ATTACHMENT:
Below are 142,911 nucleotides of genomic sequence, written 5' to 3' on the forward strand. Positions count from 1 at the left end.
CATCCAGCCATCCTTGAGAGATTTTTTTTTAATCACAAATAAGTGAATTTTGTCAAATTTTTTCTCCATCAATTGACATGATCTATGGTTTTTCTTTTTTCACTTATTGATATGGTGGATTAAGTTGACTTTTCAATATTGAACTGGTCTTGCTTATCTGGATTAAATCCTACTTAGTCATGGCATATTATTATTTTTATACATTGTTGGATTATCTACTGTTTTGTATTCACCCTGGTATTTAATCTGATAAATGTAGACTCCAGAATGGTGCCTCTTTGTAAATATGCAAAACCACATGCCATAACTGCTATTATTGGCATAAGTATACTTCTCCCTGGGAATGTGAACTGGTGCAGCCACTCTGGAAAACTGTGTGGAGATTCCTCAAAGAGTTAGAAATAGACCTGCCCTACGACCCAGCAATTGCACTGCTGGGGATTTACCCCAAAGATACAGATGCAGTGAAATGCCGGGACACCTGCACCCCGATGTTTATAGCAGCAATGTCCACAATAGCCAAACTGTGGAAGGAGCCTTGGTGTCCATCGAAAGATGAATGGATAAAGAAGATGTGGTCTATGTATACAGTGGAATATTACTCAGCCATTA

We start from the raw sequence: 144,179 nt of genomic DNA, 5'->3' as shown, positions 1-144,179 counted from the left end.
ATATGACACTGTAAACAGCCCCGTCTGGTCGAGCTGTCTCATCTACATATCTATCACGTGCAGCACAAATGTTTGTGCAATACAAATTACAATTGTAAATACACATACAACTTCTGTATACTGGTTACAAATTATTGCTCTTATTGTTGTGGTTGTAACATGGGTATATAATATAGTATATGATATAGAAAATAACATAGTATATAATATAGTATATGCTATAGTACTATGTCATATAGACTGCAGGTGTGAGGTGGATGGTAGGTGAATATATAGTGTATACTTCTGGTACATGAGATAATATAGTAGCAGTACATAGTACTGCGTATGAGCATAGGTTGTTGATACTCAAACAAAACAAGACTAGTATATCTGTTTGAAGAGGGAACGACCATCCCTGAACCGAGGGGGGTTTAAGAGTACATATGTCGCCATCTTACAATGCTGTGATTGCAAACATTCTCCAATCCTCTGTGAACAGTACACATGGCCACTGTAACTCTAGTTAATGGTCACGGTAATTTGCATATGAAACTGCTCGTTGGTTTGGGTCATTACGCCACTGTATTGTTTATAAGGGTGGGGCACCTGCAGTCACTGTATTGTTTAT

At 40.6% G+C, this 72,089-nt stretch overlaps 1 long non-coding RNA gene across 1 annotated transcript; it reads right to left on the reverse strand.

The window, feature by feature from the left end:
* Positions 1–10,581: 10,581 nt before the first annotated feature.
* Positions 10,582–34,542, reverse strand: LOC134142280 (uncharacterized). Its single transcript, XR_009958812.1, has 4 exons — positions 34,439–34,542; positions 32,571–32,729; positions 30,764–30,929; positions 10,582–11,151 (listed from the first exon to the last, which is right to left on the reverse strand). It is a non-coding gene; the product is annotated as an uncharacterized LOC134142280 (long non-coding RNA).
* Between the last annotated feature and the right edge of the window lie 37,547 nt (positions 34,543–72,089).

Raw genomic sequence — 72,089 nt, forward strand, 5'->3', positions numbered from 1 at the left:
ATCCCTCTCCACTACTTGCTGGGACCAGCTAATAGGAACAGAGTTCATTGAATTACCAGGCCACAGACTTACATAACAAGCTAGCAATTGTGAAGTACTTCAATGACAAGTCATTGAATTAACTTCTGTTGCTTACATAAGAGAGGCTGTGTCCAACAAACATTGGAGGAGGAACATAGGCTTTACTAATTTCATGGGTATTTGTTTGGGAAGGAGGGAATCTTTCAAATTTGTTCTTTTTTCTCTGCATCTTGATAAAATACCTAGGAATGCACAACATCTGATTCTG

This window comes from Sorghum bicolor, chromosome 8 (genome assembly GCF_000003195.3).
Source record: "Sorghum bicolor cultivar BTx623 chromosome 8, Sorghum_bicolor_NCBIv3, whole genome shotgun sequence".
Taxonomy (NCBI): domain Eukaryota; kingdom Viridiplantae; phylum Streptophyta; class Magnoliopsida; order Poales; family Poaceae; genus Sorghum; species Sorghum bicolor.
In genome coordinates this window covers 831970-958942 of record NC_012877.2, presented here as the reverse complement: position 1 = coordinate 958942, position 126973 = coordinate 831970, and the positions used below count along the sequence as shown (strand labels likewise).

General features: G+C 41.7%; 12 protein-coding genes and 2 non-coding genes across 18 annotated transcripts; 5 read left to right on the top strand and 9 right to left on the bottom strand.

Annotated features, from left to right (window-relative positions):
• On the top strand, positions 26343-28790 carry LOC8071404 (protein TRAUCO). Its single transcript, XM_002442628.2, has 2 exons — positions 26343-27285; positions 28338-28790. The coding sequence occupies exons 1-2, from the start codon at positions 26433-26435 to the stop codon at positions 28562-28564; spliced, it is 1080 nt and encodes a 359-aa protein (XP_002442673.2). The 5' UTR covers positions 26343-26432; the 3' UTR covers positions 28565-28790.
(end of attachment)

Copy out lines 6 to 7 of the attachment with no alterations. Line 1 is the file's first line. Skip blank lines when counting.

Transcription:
The window, feature by feature from the left end:
* Positions 1–10,581: 10,581 nt before the first annotated feature.